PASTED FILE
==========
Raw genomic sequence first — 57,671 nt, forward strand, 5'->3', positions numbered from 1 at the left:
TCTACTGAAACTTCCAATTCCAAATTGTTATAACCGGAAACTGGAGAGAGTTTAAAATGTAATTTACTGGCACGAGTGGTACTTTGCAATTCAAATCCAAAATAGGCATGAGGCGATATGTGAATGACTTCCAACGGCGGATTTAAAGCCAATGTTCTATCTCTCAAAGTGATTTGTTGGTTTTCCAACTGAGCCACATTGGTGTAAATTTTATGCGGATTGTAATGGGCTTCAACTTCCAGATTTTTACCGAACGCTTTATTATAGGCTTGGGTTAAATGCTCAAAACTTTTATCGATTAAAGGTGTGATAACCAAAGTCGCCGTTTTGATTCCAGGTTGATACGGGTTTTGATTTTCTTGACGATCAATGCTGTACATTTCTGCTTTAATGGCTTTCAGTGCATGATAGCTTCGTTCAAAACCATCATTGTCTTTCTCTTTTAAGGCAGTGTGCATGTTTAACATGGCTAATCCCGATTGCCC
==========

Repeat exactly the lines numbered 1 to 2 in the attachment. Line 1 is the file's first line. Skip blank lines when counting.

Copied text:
Raw genomic sequence first — 57,671 nt, forward strand, 5'->3', positions numbered from 1 at the left:
TCTACTGAAACTTCCAATTCCAAATTGTTATAACCGGAAACTGGAGAGAGTTTAAAATGTAATTTACTGGCACGAGTGGTACTTTGCAATTCAAATCCAAAATAGGCATGAGGCGATATGTGAATGACTTCCAACGGCGGATTTAAAGCCAATGTTCTATCTCTCAAAGTGATTTGTTGGTTTTCCAACTGAGCCACATTGGTGTAAATTTTATGCGGATTGTAATGGGCTTCAACTTCCAGATTTTTACCGAACGCTTTATTATAGGCTTGGGTTAAATGCTCAAAACTTTTATCGATTAAAGGTGTGATAACCAAAGTCGCCGTTTTGATTCCAGGTTGATACGGGTTTTGATTTTCTTGACGATCAATGCTGTACATTTCTGCTTTAATGGCTTTCAGTGCATGATAGCTTCGTTCAAAACCATCATTGTCTTTCTCTTTTAAGGCAGTGTGCATGTTTAACATGGCTAATCCCGATTGCCC